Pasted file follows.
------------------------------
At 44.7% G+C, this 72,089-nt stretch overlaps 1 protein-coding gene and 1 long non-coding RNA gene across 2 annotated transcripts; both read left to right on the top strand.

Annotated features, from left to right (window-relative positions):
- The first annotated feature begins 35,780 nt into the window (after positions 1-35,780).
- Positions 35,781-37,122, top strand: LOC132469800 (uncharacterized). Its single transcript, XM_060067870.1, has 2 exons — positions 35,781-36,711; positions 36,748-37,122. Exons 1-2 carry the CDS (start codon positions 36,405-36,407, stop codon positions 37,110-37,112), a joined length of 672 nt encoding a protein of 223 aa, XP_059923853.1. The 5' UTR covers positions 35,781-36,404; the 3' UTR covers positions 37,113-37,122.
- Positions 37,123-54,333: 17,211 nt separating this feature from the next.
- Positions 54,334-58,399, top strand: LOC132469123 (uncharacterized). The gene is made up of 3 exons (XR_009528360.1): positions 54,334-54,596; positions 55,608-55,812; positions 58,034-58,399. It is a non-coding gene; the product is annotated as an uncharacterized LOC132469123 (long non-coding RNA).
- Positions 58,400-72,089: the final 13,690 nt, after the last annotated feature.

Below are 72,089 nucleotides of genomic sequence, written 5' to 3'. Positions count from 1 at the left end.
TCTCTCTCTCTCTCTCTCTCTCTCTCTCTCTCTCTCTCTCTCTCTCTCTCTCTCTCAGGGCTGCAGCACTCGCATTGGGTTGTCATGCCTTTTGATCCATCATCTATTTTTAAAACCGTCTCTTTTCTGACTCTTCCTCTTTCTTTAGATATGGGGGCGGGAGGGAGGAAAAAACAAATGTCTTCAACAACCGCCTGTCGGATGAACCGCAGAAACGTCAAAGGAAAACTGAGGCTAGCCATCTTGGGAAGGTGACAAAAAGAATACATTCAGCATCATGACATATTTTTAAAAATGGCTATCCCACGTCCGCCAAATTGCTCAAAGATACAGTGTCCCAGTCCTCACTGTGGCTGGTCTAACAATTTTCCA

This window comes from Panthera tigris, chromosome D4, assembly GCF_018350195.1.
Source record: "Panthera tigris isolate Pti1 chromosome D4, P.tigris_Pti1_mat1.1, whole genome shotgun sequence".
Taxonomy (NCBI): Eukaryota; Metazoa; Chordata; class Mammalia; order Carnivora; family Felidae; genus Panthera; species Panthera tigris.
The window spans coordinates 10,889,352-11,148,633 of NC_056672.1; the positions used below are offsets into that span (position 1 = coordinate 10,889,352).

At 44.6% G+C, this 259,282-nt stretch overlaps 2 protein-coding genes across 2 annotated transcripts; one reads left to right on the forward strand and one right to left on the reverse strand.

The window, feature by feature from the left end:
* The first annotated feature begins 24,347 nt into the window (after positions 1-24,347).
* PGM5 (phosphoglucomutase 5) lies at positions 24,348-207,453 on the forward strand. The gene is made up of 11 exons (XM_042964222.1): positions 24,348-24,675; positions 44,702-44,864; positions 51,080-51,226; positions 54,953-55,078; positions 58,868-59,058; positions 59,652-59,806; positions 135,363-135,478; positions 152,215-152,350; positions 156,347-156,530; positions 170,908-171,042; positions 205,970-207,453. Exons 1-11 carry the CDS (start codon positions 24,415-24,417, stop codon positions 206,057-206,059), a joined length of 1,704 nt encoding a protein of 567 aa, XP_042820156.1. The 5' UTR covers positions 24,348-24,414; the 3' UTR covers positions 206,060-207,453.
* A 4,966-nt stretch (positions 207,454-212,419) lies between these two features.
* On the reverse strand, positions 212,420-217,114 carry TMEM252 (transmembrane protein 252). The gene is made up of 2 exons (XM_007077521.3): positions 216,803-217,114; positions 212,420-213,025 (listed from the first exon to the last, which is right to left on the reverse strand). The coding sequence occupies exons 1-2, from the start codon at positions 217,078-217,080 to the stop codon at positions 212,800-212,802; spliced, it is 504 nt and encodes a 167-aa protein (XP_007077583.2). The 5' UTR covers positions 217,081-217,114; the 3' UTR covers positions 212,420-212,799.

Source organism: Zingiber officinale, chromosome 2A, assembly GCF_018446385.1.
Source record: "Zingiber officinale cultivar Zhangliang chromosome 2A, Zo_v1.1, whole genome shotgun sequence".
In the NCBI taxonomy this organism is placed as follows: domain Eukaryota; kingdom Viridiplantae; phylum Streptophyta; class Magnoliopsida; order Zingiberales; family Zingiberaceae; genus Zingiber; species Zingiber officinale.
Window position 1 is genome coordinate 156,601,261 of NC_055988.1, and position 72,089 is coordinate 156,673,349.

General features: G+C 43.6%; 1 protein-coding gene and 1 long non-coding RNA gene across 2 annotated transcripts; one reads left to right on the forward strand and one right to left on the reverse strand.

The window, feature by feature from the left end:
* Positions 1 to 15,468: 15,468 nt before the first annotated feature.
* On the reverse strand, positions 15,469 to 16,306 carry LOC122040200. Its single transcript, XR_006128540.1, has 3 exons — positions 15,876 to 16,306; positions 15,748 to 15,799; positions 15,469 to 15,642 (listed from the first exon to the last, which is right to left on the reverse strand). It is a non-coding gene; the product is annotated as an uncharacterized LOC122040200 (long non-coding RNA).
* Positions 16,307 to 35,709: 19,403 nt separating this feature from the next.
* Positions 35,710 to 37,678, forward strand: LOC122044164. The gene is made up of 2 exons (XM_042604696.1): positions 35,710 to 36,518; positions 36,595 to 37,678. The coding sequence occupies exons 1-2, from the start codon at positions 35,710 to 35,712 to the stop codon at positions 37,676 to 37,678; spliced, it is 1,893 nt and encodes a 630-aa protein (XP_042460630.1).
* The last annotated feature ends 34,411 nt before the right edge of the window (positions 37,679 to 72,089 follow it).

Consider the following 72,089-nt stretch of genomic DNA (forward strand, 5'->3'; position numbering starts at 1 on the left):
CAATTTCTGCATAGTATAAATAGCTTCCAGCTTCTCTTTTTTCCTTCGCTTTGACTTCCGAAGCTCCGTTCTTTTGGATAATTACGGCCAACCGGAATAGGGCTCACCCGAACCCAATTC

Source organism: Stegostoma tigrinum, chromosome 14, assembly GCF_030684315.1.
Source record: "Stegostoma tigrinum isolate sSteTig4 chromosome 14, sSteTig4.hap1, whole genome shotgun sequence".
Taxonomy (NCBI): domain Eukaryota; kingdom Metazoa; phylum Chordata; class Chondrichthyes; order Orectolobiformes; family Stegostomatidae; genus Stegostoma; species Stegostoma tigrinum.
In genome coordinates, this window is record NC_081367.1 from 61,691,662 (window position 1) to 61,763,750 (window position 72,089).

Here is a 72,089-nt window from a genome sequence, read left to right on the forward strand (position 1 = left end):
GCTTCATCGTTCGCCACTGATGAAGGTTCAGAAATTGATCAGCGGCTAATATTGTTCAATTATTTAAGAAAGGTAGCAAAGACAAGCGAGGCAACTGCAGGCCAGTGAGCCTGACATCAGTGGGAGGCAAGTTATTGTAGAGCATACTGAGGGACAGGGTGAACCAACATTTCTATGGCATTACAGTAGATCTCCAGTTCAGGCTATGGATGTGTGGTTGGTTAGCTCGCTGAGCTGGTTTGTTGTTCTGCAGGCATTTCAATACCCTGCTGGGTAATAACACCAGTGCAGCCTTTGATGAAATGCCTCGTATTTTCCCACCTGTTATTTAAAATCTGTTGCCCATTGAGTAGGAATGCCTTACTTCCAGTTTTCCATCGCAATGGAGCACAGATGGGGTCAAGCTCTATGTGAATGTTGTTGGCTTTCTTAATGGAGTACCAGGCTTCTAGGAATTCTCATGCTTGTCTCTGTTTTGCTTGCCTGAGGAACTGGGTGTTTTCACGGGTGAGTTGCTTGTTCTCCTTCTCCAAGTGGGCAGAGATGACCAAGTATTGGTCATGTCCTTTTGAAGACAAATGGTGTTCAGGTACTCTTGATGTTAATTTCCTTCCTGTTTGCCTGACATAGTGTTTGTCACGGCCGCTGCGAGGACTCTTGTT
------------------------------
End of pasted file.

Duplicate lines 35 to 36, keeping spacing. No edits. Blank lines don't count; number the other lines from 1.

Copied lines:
Taxonomy (NCBI): domain Eukaryota; kingdom Metazoa; phylum Chordata; class Chondrichthyes; order Orectolobiformes; family Stegostomatidae; genus Stegostoma; species Stegostoma tigrinum.
In genome coordinates, this window is record NC_081367.1 from 61,691,662 (window position 1) to 61,763,750 (window position 72,089).